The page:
A follow-up on the case of the dentist convicted of improperly accessing prescription monitoring database: the dentist responds

On October 16, PHIprivacy.net published a post concerning Dr. Fred S. Glick, a dentist in Ohio who pleaded guilty to misusing the state’s prescription monitoring database. In that post, I included statements from the patient whose data were accessed, but had not been able to reach Dr. Glick to get a statement from him. As a result, the post gave the victim’s side of the story but not his.

PHIprivacy.net has received a statement from Dr. Glick that I am reproducing below as submitted:

I am responding because “Mellissa’s” statements contain certain factually inaccurate and misleading information with respect to the court’s ultimate dispensation of this matter.

In fact, during the course of the proceedings the prosecutor was shown evidence that;

A. for many months after she was asked to leave the doctor’s private residence, “Mellissa” continued to initiate and maintain contact with the doctor by e-mail, by text message and in person, on multiple occasions, and for both personal and for professional reasons, (and in particular after an accident in which she damaged her lip and teeth and about which she asked for a prescription) and thereby continued to establish herself as a legitimate patient; and

B. contrary to “Melissa’s” protestations and speculations, the prosecutor was shown evidence that “Melissa’s” residential address was listed in multiple locations on the internet including the Attorney Directory on the web site of the Ohio Supreme Court and would have had nothing to do with why the doctor consulted the OARRS database; and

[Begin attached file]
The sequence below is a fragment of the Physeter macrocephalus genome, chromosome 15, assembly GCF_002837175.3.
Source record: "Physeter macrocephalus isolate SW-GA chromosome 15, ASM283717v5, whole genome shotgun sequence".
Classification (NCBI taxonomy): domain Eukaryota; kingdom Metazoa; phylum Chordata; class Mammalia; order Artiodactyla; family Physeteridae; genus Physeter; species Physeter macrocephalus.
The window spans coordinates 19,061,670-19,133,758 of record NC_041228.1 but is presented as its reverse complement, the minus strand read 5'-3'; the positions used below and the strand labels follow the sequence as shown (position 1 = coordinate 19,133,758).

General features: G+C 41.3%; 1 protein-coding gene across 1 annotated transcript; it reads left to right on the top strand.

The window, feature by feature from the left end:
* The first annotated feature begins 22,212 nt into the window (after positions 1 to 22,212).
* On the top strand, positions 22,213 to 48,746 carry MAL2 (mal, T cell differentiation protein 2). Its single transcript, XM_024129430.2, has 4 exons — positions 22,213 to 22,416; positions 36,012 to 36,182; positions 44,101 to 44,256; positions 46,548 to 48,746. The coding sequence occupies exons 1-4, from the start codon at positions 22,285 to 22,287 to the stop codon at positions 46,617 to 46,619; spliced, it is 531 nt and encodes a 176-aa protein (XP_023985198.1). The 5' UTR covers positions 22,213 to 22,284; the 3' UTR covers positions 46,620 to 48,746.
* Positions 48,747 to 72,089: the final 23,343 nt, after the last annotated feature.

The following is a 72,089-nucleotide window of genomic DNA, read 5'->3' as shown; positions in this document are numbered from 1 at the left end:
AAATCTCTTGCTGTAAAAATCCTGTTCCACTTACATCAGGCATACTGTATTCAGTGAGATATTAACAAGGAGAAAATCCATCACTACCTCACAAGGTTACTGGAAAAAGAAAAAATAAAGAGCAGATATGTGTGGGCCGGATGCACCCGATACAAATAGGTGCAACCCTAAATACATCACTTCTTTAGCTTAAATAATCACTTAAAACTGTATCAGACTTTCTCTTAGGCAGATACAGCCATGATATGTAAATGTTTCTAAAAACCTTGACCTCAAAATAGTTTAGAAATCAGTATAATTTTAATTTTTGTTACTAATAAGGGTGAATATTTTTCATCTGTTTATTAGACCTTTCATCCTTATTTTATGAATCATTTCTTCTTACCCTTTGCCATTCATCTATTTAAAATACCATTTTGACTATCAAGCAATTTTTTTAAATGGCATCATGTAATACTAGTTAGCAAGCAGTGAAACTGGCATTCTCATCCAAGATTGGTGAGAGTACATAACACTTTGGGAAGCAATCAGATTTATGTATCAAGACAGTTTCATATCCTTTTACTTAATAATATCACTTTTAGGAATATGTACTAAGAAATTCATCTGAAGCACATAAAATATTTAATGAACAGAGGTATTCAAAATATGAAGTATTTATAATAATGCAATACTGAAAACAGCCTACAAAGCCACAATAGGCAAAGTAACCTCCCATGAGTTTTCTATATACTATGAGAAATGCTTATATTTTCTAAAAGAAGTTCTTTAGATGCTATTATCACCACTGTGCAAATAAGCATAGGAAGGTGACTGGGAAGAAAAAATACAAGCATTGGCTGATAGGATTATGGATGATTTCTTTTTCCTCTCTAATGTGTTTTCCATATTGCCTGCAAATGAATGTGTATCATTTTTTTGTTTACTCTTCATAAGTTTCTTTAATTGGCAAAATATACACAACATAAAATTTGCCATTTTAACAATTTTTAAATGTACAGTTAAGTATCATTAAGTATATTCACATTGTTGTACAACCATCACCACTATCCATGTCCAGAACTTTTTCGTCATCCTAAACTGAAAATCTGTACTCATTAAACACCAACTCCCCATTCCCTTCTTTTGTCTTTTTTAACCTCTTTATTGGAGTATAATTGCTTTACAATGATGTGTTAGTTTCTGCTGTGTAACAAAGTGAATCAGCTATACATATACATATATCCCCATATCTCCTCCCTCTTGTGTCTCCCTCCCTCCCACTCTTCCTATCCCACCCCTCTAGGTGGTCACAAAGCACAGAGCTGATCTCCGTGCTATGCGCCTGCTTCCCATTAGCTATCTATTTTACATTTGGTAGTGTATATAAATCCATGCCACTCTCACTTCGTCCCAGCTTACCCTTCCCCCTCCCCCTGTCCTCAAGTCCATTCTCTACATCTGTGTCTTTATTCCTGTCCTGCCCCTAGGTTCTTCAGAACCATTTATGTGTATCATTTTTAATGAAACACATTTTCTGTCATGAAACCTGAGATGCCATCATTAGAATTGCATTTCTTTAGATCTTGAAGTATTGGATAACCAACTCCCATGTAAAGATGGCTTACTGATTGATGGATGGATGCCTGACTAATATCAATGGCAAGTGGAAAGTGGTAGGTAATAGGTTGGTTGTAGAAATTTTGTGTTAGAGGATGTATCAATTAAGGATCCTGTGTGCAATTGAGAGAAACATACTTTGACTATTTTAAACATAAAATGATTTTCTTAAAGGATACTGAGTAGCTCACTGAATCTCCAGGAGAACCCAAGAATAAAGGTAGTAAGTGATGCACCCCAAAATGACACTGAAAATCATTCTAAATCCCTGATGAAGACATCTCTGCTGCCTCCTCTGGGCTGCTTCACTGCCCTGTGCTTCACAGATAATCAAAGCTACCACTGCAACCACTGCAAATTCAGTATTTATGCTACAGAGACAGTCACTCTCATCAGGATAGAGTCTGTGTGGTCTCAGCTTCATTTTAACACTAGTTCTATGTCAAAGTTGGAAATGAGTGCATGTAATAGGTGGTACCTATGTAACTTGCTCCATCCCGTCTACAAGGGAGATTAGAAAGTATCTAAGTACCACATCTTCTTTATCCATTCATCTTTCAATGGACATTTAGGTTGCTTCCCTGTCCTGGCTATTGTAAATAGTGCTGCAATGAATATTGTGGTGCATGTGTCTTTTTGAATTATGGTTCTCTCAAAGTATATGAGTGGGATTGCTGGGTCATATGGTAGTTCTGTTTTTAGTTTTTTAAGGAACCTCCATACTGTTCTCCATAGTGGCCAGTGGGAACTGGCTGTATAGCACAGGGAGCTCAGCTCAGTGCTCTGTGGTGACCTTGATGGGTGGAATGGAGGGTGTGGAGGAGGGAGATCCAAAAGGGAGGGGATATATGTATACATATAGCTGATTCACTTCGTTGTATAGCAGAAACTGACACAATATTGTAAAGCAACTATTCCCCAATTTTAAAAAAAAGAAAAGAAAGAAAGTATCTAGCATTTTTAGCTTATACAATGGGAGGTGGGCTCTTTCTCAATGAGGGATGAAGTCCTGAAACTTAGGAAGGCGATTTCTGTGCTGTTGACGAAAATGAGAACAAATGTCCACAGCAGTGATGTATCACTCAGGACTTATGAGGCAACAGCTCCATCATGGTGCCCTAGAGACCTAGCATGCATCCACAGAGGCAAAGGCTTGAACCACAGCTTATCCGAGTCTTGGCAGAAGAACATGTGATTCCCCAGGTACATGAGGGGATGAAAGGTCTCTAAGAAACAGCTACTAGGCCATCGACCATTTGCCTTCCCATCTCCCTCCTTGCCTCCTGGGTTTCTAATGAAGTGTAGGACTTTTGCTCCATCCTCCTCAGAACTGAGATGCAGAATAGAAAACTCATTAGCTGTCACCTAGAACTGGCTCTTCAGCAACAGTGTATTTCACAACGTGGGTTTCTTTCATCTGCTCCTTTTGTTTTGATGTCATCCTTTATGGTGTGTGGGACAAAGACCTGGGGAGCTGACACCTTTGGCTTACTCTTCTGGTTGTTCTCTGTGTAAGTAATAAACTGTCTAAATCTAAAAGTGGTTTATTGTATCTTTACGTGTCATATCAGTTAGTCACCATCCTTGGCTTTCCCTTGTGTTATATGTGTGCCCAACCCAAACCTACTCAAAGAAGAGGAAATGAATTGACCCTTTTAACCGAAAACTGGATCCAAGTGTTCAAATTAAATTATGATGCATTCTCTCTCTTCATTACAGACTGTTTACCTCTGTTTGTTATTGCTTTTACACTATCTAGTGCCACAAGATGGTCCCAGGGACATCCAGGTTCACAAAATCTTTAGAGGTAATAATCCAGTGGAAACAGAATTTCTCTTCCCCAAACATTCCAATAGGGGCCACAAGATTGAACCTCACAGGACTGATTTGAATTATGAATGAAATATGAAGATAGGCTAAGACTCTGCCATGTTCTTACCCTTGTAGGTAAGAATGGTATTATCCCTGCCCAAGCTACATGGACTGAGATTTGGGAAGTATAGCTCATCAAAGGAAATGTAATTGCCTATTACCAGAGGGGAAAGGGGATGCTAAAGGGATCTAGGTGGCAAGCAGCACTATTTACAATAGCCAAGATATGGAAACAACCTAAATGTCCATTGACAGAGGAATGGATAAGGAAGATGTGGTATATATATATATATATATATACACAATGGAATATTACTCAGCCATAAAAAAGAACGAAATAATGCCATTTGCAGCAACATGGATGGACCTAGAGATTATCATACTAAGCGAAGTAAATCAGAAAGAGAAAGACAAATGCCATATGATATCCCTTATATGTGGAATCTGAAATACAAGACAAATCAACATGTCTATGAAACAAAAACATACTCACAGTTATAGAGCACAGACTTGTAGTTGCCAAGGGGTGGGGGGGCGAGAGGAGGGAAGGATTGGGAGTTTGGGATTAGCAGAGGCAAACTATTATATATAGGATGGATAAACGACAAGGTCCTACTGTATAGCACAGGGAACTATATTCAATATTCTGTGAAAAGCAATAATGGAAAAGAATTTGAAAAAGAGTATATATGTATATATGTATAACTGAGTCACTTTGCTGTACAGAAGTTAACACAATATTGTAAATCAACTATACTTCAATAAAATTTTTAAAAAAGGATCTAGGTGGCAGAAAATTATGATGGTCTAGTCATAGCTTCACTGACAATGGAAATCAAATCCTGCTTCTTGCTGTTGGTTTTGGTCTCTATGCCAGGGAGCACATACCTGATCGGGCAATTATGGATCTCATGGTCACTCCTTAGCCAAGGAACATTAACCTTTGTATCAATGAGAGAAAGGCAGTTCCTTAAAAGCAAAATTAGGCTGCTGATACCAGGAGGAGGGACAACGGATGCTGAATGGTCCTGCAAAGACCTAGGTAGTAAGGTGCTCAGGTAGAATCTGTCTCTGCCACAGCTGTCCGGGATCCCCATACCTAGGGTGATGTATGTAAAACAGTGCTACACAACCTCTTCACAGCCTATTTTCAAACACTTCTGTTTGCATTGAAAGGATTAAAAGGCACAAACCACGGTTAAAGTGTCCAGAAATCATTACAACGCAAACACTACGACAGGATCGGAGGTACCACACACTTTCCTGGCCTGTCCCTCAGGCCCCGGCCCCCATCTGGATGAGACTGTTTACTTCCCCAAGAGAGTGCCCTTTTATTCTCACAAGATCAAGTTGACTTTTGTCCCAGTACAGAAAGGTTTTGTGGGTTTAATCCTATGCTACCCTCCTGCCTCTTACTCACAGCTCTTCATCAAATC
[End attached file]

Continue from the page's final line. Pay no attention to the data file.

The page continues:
C. that the doctor had reason to suspect that his DEA license to prescribe controlled medications might be compromised by the additional persons about whom he inquired on the OARRS database.

Ultimately in setting the parameters of the plea arrangement the court determined that the rules governing OARRS access indicate that regardless of any evidence or suspicion he or she may have, a doctor should technically only order an OARRS report on an active or prospective patient, such as Melissa. The doctor therefore conceded that he should have referred the remaining matter to law enforcement to investigate rather than attempting to so himself.

Both parties have now had a chance to tell their side of the story. The take-home message, however, should be that no matter what the motivation or rationalization, covered entities need to adhere to the access and usage rules of prescription monitoring databases, and it remains to be seen what, if anything, the Ohio Dental Board will do with this matter.

Note: given the personally contentious nature of the dispute between the parties,  any comments submitted on this post should be confined to the data security and privacy issues and not include personal attacks on either of the parties.  Comments that violate that standard will not be approved by the moderator. 

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